Local pharmacists are reporting a “huge” demand for pain reliever medicine, in light of the recent outbreak of the mosquito-borne Chikungunya disease on the island.
While stating that the situation was not yet overwhelming, President of the Pharmaceutical Society of Barbados Bandele Serrano today warned that it was likely to get worse before it gets better.
He reported that between 30 to 40 per cent of the current visits to pharmacies were attributable to Chikungunya, with paracetamol and co-codamol among drugs in greatest demand.
Serrano also likened the effects of Chikungunya to a powerful earthquake, while cautioning patients that they were likely to experience aftershocks.
“It is seen as an earthquake where you get the earthquake, then you get tremors. So even though you have had the Chikungunya a year or two, you still get the after effects of Chikungunya, even though you are ‘cured’ or relieved of it, it is going to come back,” he explained.
He also said that based current projections, the virus, for which there are already 40 confirmed cases and hundreds more suspected, was expected to reach 70 per cent of the population, putting a much heavier strain on the country’s drug system.
“Things may start running out, like the calamine lotion and things for itching and so on; because you are not only dealing with the actual effect of the Chikungunya, [but] with some of the withdrawal effects like the itching and the skin rashes and so on,” Serrano warned, adding that it was very important for pharmacists to plan ahead with respect to supply and demand.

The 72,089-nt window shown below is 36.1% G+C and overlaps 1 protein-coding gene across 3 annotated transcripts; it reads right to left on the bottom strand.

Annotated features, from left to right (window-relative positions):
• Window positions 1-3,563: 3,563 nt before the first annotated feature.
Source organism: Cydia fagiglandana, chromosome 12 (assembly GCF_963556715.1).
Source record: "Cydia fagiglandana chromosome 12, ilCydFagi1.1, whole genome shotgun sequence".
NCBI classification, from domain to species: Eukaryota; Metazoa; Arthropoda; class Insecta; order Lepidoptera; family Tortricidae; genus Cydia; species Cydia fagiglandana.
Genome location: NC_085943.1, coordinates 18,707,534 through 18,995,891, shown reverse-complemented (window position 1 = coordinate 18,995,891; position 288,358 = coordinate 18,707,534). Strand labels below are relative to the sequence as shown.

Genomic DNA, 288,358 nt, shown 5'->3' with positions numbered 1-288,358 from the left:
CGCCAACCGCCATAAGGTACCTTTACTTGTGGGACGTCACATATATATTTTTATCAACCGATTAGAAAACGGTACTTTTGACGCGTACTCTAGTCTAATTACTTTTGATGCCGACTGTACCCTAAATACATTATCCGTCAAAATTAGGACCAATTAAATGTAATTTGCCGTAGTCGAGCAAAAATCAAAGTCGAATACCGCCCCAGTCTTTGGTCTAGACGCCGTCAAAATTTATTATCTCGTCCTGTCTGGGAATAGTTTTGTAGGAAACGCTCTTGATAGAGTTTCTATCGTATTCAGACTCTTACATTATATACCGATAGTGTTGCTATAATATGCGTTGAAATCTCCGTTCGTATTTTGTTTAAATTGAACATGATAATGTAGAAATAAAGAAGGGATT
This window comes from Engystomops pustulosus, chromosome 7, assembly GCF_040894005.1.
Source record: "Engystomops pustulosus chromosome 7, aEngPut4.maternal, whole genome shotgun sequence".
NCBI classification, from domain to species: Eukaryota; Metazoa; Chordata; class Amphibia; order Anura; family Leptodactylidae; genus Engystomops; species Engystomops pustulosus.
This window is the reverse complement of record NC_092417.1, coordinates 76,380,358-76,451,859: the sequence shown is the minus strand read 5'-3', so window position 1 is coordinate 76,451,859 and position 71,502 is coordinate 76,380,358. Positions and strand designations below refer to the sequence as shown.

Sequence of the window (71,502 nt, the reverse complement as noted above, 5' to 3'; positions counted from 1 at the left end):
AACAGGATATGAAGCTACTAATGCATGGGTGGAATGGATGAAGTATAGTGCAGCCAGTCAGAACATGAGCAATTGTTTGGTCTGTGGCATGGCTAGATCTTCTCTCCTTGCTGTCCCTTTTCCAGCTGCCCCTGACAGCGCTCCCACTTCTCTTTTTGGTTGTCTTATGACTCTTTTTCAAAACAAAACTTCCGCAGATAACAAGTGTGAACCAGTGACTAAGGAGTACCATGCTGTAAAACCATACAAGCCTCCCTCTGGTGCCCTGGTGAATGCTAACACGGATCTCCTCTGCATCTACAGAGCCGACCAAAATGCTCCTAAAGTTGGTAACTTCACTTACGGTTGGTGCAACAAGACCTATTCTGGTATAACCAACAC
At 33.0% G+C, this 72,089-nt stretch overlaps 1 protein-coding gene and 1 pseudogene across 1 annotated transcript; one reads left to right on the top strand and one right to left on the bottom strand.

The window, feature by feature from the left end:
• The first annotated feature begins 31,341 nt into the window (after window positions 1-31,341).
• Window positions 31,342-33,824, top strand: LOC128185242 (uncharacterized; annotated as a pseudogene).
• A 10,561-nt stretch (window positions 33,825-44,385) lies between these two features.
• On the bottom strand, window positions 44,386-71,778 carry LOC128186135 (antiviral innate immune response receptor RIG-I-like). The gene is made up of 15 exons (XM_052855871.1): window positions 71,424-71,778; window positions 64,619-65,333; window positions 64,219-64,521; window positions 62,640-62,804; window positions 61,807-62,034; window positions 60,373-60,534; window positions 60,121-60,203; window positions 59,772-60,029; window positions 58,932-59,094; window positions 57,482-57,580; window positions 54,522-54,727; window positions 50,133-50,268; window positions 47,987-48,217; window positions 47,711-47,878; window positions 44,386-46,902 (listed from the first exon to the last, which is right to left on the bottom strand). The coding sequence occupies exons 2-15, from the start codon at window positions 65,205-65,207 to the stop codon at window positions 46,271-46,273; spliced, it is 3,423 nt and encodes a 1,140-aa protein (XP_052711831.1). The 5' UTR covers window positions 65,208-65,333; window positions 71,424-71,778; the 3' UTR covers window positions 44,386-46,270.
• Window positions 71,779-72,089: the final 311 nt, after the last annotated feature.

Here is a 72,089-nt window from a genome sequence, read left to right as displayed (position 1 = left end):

President of the Barbados Association of Medical Practitioners Dr Carlos Chase also said he was not surprised to hear projections of a 70 per cent Chikungunya impact.
“I am not surprised [at the figure]. It is something new to us. We have a very dense population here where we have about a thousand people per square mile. We have a lot of people who have a lot of water on their premises, a lot of stagnant water around . . . mosquito breeding; it is our wet season as well. So we expect to have a lot . . . so I am not surprised at that figure actually.”
However, Assistant Director of the Barbados Drug Service (BDS) Pamela Payne Wilson today gave the assurance that there was no need to worry about a shortage of supplies.
“There are several distributors, so there is supply on island as we speak. Basically the suppliers would seek to satisfy the market. So if there is an increased need on their part, they would usually do the necessary in terms of increasing their imports,” she said.
She said the BDS was “holding its own” and meeting current demand.
“I have not carried out a specific survey in terms of the kind of quantities, but yes, the feedback is that there is an increased demand in some of the medications, but we are able to [meet] supply,” the BDS assistant director added.
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